Michael Olowokandi Had No Use for Kareem Abdul-Jabbar’s Advice

by July 26, 2011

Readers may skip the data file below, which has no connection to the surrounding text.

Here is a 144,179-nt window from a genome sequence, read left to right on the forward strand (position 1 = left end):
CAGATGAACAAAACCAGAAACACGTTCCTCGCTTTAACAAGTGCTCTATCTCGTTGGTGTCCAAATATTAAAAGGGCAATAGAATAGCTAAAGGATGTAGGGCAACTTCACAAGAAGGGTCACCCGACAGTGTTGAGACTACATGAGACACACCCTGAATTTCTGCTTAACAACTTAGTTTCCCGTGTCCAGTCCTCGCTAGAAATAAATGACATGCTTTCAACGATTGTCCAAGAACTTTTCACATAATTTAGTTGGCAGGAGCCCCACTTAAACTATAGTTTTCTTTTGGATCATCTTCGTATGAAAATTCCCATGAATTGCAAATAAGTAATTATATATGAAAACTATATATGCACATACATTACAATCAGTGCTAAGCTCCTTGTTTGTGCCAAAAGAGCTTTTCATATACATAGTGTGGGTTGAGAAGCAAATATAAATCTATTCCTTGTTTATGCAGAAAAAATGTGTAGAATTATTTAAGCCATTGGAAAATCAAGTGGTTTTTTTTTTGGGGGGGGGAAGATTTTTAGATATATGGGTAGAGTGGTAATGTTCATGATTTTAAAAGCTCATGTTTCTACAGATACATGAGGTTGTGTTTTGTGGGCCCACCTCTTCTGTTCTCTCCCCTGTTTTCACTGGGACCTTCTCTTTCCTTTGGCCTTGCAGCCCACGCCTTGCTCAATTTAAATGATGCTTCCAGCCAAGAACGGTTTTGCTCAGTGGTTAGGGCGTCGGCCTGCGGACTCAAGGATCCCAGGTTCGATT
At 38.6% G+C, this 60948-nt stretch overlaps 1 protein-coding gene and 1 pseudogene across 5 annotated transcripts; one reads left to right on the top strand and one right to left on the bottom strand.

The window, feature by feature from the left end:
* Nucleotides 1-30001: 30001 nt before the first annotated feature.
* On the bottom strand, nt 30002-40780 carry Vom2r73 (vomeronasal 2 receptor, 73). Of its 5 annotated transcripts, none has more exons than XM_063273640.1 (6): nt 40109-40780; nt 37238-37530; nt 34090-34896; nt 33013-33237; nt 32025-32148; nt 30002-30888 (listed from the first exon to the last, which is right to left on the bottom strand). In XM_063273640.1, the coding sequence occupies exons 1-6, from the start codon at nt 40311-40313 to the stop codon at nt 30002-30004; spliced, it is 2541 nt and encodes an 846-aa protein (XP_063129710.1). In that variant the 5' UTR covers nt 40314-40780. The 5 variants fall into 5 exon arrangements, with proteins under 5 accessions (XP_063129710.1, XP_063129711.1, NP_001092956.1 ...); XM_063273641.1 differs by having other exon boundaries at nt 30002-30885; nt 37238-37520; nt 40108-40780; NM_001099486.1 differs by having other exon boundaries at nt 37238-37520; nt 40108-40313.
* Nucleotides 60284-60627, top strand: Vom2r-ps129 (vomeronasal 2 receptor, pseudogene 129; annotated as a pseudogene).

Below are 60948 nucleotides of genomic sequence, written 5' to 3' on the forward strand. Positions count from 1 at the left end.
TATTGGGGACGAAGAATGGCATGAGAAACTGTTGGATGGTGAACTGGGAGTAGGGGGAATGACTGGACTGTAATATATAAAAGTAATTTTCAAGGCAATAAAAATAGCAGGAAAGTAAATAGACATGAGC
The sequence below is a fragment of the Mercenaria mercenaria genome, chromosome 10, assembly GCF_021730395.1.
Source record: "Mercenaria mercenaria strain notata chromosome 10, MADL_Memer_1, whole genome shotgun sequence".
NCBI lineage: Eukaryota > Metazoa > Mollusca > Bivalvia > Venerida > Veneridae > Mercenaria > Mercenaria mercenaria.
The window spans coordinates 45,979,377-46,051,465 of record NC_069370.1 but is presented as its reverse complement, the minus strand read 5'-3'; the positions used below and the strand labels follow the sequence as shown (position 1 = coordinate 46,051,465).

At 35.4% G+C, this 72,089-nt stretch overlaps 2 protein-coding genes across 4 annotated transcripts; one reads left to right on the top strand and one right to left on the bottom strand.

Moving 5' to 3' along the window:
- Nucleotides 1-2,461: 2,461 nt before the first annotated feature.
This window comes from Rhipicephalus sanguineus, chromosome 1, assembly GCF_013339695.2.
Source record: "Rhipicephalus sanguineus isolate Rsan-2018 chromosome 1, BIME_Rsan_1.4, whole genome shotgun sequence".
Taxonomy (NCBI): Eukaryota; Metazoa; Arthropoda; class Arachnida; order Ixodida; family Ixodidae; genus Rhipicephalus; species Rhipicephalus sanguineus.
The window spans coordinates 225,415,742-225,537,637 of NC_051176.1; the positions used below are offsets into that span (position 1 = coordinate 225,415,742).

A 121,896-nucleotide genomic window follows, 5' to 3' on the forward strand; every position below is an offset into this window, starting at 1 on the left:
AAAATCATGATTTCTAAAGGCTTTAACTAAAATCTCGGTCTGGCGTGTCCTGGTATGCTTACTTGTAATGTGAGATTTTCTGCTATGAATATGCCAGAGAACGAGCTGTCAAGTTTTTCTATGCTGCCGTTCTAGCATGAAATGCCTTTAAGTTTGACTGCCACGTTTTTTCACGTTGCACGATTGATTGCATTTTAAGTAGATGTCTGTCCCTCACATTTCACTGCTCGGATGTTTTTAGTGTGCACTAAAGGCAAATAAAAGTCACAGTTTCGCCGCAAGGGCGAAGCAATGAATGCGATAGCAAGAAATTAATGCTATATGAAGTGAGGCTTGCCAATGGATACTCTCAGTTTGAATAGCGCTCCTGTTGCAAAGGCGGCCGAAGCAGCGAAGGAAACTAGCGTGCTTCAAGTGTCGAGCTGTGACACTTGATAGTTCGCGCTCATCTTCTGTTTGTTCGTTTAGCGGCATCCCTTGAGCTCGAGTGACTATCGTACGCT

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In an editorial piece for ESPN, Kareem takes the immortal Kandi Man to task for refusing to listen to him (and others) back in the day, and blames that sort of attitude for Olowokandi’s disappoiting career: “Many teams are spending too much money on marginal talent. Most of the owners would tell you they have no problem paying the star-caliber players at the present rates, but they object to the salaries of players on the roster who don’t contribute enough. So we can probably expect to see the owners push for some form of a hard salary cap that will make it possible for the various franchises to lose some of the deadwood collecting big money as they ride the bench. This problem, too, is not really the players’ fault. The league has taken in a huge influx of unproven talent by drafting and signing very young players. In the old days, college was a great place for players to mature and learn the game. Now, with an entry age of 19, we see too many pampered, immature and uncoachable players coming into the NBA. I believe this has hurt both the pro game and the college game. The colleges are losing their best players to the pros, and the NBA has to keep these players on the bench while they (hopefully) develop the basketball IQ and maturity to play at the NBA level. However, that development doesn’t always happen; there are way too many washouts. I have seen this process firsthand. When I coached for the Clippers, I had to deal with Michael Olowokandi, a player who perfectly fit the description ‘talented but uncoachable.’ At practice, I would attempt to point out Mr. Olowokandi’s faults to him, ones he constantly repeated and resulted in lost possessions for the team or personal fouls that sent him to the bench. His reaction to my attempts to correct his bad habits was to take my input as a personal insult and embarrassment. He told me point-blank that he would not be criticized in front of the team. He stuck to his word and, as a result, had very few successful moments on the court playing the way he wanted to play. He took his place on the list of athletically gifted washouts who have been in and out of the league in the past 10 years.”